Success of sprint cars could lead to more dates at Adams County Speedway on future schedules


Adams County Speedway track promoters will look at adding more dates for sprint cars on future schedules. | Photo courtesy Gregg Teel

QUINCY — Paul Nienhiser’s comment might wind up proving prophetic.

Nienhiser, one of the Midwest’s more accomplished sprint-car drivers, won Sunday night’s Sprint Invaders feature at Adams County Speedway.

“Hopefully, we can race more in Quincy,” Nienhiser said after his relatively easy flag-to-flag dominance in the 25-lap main event.

Nienhiser, who has been racing in most of the higher-class sprint car disciplines since 2012, has made several appearances at Quincy over the past decade and has said several times how much he enjoys the competitiveness of the track that dates to 1975.

Jimmy Lieurance, who with wife Tammy are in their second year as co-promoters of the .29-mile Broadway Bullring, indicated sprint cars might very well be a possibility when speedway officials begin planning their 2024 schedule.

Lieurance said he is specifically looking at the 360 and 305 sprints. He said they are always solid attractions when Quincy hosts them. The Sprint Invaders (which are 360 sprints) are a series headquartered in southeast Iowa and race primarily in Iowa, Illinois and Missouri.

“Maybe we could add sprints on a regular basis, like once a month,” said Lieurance, who is admittedly exploring all options with an eye on the future.

The upcoming offseason will prove interesting for the track, which like many other dirt sites across the country may have to reinvent itself with the classes it offers. Low car counts in many of the traditional classes is a nationwide problem, as is weekly attendance due to ongoing economic problems that are dogging many Americans.

That kind of talk, however, will be for the offseason, which arrives in mid-October. For now, the focus is completing the current season.

Joining Nienhiser with feature wins Sunday evening were Tommy Elston in crate late models, Tanner Klingele in sport mods, Robert Cottom in stock cars and Jeffrey DeLonjay in 4-Cylinders. The modifieds had the night off.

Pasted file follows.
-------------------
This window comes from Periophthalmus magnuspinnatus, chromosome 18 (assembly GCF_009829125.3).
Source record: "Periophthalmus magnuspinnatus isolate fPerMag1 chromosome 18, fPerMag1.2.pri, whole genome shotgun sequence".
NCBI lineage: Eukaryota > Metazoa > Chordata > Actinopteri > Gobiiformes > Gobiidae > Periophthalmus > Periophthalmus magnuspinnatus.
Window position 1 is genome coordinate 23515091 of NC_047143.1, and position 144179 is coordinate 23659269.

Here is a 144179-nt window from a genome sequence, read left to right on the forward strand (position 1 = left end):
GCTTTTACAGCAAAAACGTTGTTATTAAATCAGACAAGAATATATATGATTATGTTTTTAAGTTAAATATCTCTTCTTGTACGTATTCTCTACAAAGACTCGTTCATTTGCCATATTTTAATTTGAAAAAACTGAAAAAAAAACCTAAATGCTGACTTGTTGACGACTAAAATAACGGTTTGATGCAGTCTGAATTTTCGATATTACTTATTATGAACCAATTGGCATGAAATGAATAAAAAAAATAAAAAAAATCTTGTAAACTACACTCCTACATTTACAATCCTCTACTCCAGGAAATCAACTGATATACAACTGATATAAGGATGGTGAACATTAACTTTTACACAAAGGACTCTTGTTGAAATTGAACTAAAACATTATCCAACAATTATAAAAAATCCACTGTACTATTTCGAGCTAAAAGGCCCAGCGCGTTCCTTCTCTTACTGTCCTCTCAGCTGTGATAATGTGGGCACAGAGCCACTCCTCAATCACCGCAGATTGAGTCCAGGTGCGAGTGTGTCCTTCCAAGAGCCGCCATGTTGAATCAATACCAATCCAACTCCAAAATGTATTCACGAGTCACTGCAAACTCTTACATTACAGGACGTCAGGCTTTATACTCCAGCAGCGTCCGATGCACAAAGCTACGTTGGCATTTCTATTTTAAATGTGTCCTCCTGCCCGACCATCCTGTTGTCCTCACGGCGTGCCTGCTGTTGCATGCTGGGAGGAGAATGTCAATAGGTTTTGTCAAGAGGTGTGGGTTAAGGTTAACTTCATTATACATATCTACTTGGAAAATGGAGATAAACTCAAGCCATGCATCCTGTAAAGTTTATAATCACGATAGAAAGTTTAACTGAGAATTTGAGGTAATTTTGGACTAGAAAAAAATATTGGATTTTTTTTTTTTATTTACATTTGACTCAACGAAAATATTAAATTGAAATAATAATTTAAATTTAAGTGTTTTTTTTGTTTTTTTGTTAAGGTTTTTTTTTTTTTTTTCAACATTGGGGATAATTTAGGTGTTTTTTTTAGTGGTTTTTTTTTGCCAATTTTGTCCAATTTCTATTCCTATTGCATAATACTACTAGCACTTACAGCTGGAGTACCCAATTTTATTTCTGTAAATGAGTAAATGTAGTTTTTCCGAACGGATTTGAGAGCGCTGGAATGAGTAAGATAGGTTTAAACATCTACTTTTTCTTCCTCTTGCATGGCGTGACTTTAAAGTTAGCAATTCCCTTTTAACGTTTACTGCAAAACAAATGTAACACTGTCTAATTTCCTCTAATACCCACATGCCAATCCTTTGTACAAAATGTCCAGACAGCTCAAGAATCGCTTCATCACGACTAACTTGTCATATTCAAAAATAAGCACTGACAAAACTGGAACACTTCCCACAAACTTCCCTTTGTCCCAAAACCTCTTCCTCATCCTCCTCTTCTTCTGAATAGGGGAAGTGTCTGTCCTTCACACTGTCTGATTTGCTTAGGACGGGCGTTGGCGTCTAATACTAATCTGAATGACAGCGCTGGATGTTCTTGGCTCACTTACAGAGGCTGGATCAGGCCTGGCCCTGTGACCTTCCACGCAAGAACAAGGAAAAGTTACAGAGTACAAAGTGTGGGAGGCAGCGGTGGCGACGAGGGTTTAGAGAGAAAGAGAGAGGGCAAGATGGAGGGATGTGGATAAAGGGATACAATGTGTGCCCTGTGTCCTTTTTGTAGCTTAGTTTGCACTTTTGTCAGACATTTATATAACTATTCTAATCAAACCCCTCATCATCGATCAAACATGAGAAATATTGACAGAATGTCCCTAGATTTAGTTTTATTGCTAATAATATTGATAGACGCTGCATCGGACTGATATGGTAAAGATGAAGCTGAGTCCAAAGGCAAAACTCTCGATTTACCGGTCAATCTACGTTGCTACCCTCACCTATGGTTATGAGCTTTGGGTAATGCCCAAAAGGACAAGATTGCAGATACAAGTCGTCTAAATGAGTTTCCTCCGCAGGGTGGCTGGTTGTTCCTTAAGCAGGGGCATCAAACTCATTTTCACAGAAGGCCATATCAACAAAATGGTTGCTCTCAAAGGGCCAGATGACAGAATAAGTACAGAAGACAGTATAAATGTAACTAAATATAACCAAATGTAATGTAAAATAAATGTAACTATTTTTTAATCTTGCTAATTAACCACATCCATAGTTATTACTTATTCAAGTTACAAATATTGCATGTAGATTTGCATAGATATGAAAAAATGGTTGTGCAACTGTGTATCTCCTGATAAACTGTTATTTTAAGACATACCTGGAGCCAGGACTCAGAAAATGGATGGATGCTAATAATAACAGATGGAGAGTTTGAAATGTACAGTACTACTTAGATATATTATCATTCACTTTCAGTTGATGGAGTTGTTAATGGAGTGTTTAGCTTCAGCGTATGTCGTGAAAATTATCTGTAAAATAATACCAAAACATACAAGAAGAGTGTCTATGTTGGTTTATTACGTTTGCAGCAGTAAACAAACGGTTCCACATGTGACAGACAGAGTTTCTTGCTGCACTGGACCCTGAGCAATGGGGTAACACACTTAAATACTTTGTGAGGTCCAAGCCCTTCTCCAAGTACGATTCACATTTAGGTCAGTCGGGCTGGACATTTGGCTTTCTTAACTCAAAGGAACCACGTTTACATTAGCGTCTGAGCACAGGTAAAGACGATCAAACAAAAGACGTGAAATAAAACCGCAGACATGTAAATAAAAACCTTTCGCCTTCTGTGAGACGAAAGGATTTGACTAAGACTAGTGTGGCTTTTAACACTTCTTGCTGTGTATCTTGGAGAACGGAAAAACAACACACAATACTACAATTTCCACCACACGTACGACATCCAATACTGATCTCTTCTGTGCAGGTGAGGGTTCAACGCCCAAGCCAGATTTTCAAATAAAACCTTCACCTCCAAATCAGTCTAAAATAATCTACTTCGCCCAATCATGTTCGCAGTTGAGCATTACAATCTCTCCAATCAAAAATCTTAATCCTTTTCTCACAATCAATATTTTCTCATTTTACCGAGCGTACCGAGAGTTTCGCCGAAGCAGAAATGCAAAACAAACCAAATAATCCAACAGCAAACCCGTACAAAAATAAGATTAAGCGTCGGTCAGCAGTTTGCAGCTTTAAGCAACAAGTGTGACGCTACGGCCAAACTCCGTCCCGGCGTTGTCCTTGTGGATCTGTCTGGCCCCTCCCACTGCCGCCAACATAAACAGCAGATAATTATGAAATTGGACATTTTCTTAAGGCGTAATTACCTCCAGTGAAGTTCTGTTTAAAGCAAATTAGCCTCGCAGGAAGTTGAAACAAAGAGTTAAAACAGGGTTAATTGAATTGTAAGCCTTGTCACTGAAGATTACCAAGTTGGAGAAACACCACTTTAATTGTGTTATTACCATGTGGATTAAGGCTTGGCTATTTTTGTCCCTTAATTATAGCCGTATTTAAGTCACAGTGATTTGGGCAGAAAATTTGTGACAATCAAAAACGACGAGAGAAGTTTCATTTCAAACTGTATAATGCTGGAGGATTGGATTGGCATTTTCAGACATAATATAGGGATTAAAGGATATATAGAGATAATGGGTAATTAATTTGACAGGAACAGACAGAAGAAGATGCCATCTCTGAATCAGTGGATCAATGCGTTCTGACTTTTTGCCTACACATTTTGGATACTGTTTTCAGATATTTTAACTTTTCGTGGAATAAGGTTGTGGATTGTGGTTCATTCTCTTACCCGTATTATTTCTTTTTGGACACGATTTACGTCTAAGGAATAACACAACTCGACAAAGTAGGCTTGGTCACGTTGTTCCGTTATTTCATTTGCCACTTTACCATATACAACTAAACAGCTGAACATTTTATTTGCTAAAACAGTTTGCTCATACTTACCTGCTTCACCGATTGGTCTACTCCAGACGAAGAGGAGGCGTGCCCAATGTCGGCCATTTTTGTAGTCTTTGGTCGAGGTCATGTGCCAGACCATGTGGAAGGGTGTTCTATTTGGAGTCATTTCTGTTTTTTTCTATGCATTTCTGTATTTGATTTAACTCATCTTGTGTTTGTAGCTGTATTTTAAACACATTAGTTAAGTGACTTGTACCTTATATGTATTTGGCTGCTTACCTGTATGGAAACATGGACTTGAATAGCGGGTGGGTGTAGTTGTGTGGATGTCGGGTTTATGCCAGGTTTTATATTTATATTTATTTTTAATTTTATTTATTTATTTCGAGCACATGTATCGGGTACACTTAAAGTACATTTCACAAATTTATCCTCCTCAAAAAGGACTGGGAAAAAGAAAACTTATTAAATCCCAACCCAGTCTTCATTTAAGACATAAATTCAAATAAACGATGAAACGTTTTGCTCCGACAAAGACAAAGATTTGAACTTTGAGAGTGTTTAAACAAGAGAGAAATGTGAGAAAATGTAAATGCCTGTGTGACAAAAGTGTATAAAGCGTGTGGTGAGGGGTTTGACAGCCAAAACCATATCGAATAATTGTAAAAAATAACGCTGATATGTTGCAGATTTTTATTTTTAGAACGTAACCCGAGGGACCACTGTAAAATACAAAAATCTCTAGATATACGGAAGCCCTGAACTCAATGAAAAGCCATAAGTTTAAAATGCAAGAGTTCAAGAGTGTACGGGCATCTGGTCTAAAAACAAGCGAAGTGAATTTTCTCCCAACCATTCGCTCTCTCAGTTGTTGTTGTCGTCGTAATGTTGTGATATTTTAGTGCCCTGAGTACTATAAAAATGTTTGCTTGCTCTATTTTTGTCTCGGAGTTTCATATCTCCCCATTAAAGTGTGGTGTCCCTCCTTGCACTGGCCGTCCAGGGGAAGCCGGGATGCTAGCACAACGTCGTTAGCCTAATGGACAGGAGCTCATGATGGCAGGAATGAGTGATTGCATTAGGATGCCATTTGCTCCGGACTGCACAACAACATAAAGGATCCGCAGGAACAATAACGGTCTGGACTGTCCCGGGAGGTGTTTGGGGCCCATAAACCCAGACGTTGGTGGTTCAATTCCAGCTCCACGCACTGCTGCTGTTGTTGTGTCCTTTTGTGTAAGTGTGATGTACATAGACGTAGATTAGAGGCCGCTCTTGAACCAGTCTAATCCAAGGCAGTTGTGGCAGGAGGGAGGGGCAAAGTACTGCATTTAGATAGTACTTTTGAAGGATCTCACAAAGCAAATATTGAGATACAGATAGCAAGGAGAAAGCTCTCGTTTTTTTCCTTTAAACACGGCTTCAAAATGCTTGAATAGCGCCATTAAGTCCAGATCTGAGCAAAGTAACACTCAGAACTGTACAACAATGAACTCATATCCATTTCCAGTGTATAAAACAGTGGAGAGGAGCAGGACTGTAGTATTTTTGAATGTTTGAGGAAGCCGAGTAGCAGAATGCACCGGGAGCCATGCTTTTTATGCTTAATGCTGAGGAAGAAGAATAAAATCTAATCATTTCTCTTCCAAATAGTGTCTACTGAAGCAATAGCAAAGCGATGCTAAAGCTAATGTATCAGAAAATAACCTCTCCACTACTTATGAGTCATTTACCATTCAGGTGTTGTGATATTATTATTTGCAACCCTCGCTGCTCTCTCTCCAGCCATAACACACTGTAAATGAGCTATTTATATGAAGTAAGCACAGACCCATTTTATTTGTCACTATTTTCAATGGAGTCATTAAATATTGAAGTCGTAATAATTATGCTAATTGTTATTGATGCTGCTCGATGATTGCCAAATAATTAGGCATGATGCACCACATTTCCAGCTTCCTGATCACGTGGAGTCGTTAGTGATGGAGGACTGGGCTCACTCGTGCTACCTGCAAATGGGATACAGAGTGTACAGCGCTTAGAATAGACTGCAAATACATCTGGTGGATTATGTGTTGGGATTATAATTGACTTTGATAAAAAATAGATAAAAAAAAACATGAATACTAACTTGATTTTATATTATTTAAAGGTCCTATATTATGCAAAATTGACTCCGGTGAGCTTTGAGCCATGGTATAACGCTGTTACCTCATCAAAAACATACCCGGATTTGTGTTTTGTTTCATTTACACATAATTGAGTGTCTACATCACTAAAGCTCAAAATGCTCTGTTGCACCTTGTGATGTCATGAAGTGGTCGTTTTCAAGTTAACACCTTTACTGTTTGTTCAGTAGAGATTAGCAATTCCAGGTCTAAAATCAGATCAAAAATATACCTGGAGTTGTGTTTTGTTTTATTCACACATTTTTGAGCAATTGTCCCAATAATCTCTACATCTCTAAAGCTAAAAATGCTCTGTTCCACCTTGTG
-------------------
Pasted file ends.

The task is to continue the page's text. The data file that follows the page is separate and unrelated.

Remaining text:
Nienhiser’s victory came in the Spring Invaders’ 12th trip to Quincy and was his third straight in the series. He motored from sixth to first on the opening feature lap and never looked back to collect the $2,000 first-prize check.

“This car is a dream to drive every time we get to the track,” said Nienhiser, a resident of Chapin, Ill., which is near Jacksonville. “That sure makes my job easier.”

Nienheiser said he took advantage of a “stickier” bottom of the racing surface to help gain early control of the feature and outdistance runner-up Colton Fisher of Mediapolis, Iowa. Ryan Bunton of Morton, Ill., Chase Porter of St. Joseph, Mo., and Tasker Philips of Pleasantville, Iowa, completed the top five of a 17-car main event.

Elston continued his assault on his first late model title in Quincy, securing his second straight feature and fourth in the last six shows. Elston, who has been driving in Quincy since the 1990s, holds a 766-760 points lead over Jason Perry. Defending series champ Denny Woodworth (751) is third.

Perry, Woodworth and Braden Bilger followed Elston across the finish line. Elston and Perry ran one-two much of the feature, both being forced to navigate their way through lapped cars as the race wound down.

“I knew what (Perry) was doing, and I knew I what I was doing,” Elston said.

And to win the that first track championship? Elston’s comment was a fitting follow-up.

“I just gotta keep doing what we’re doing.” he said.

Elston also leads the late model money earnings with $6,125. Perry ($5,825) and Woodworth ($5,360) remain close behind.

Klingele’s sport mod feature victory was his fourth of the season — and first since becoming a first-time dad. Tanner and Bailey Kingele welcomed twins Emmett Alan and Isla Jo to the world on Aug. 4.

Klingele said some early fender banging served to inspire him.

“I got slapped on the first lap and that kind of lit a fire under my butt,” he said.

Finishing right behind Klingele were Adam Birck, Austin Howes and Reed Wolfmeyer.

Klingele’s victory protected his lead in sport mod earnings. Klingele ($4,400) increased his advantage over Wolfmeyer ($3,550), Birck ($3,150) and Logan Cumby ($3,050).

Wolfmeyer and Cumby are tied atop the points with 399, followed by A.J. Tournear (384), Klingele (383) and Birck (371).

Jeffrey DeLonjay and Jaden DeLonjay pulled away in the closing seven laps to control the 4-Cylinder feature. For Jeffrey DeLonjay, the victory was his ninth straight and further cemented his bid for a second straight series championship. Jeffrey DeLonjay (470) holds a comfortable lead over Jaden DeLonjay (436).

Spencer Coats finished third behind the DeLonjays, but managed to lead for six laps early n the race. Landon Neisen, who is third in points (414), was fourth.

Jeffrey DeLonjay’s victory boosted his season’s earnings to $3,275. He’s the first 4-Cylinder driver to surpass $3,000 in in single-season payouts twice in his career. He earned $4,665 in 2022.

Cottom’s stock-car victory was his fifth of the season and 13th over the last two years. Cottom led the final 12 laps in turning back Rudy Zaragoza, Sage Martin and Jake Powers. 

Powers still holds a comfortable points lead over Zaragoza 454-425. The money-earned race is much tighter, with Zaragoza ($2,950), Powers ($2,775) and Cottom ($2,525) forming a tightly bunched top three.

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